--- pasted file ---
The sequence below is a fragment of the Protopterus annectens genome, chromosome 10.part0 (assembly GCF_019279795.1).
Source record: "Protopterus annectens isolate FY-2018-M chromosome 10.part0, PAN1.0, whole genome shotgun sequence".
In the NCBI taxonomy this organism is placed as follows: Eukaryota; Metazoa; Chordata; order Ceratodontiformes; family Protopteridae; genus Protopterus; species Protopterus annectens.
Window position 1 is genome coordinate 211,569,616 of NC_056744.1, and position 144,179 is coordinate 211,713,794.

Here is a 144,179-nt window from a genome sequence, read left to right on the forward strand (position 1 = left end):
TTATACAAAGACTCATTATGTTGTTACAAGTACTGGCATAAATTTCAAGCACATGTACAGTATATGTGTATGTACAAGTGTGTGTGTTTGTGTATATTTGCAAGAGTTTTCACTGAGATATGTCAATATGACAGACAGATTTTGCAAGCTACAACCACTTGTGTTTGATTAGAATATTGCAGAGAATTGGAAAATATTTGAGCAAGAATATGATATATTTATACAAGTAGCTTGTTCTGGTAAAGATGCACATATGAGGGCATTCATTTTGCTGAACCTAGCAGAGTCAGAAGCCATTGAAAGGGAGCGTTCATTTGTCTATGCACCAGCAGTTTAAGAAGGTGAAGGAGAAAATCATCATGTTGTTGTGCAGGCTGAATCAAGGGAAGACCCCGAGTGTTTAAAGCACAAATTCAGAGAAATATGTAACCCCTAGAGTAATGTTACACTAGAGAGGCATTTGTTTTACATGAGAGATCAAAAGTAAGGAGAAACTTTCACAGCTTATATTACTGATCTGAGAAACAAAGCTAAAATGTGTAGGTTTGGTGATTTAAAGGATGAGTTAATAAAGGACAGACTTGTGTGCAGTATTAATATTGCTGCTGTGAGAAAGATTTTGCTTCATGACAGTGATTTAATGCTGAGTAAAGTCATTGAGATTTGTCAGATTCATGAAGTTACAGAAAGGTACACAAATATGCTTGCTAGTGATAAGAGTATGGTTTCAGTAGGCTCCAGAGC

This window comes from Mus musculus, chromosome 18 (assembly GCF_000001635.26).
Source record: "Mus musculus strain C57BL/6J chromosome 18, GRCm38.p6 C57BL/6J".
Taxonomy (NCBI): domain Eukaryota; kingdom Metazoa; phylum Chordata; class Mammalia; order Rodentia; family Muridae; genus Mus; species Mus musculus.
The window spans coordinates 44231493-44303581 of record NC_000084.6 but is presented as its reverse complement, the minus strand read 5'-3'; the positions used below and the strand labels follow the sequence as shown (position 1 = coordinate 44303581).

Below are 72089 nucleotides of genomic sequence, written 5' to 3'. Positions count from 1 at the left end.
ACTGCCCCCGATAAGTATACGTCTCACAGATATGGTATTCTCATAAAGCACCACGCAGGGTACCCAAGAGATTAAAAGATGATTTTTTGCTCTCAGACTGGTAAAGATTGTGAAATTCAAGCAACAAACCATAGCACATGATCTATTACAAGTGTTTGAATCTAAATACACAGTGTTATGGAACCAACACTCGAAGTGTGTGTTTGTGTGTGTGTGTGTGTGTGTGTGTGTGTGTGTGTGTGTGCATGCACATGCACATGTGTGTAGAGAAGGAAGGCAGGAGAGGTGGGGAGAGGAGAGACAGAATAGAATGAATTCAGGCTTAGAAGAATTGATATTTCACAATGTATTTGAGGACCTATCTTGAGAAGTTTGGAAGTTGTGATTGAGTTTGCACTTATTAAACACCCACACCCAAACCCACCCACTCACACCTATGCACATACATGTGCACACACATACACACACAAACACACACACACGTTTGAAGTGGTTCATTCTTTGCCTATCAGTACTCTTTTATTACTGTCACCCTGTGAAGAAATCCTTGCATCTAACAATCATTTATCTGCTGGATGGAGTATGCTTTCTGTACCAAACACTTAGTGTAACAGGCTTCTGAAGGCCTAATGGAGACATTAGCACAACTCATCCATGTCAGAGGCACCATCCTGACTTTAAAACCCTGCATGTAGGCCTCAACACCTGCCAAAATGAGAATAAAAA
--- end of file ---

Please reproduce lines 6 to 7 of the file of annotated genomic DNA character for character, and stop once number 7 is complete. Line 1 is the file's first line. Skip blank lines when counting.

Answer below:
TTATACAAAGACTCATTATGTTGTTACAAGTACTGGCATAAATTTCAAGCACATGTACAGTATATGTGTATGTACAAGTGTGTGTGTTTGTGTATATTTGCAAGAGTTTTCACTGAGATATGTCAATATGACAGACAGATTTTGCAAGCTACAACCACTTGTGTTTGATTAGAATATTGCAGAGAATTGGAAAATATTTGAGCAAGAATATGATATATTTATACAAGTAGCTTGTTCTGGTAAAGATGCACATATGAGGGCATTCATTTTGCTGAACCTAGCAGAGTCAGAAGCCATTGAAAGGGAGCGTTCATTTGTCTATGCACCAGCAGTTTAAGAAGGTGAAGGAGAAAATCATCATGTTGTTGTGCAGGCTGAATCAAGGGAAGACCCCGAGTGTTTAAAGCACAAATTCAGAGAAATATGTAACCCCTAGAGTAATGTTACACTAGAGAGGCATTTGTTTTACATGAGAGATCAAAAGTAAGGAGAAACTTTCACAGCTTATATTACTGATCTGAGAAACAAAGCTAAAATGTGTAGGTTTGGTGATTTAAAGGATGAGTTAATAAAGGACAGACTTGTGTGCAGTATTAATATTGCTGCTGTGAGAAAGATTTTGCTTCATGACAGTGATTTAATGCTGAGTAAAGTCATTGAGATTTGTCAGATTCATGAAGTTACAGAAAGGTACACAAATATGCTTGCTAGTGATAAGAGTATGGTTTCAGTAGGCTCCAGAGC

This window comes from Mus musculus, chromosome 18 (assembly GCF_000001635.26).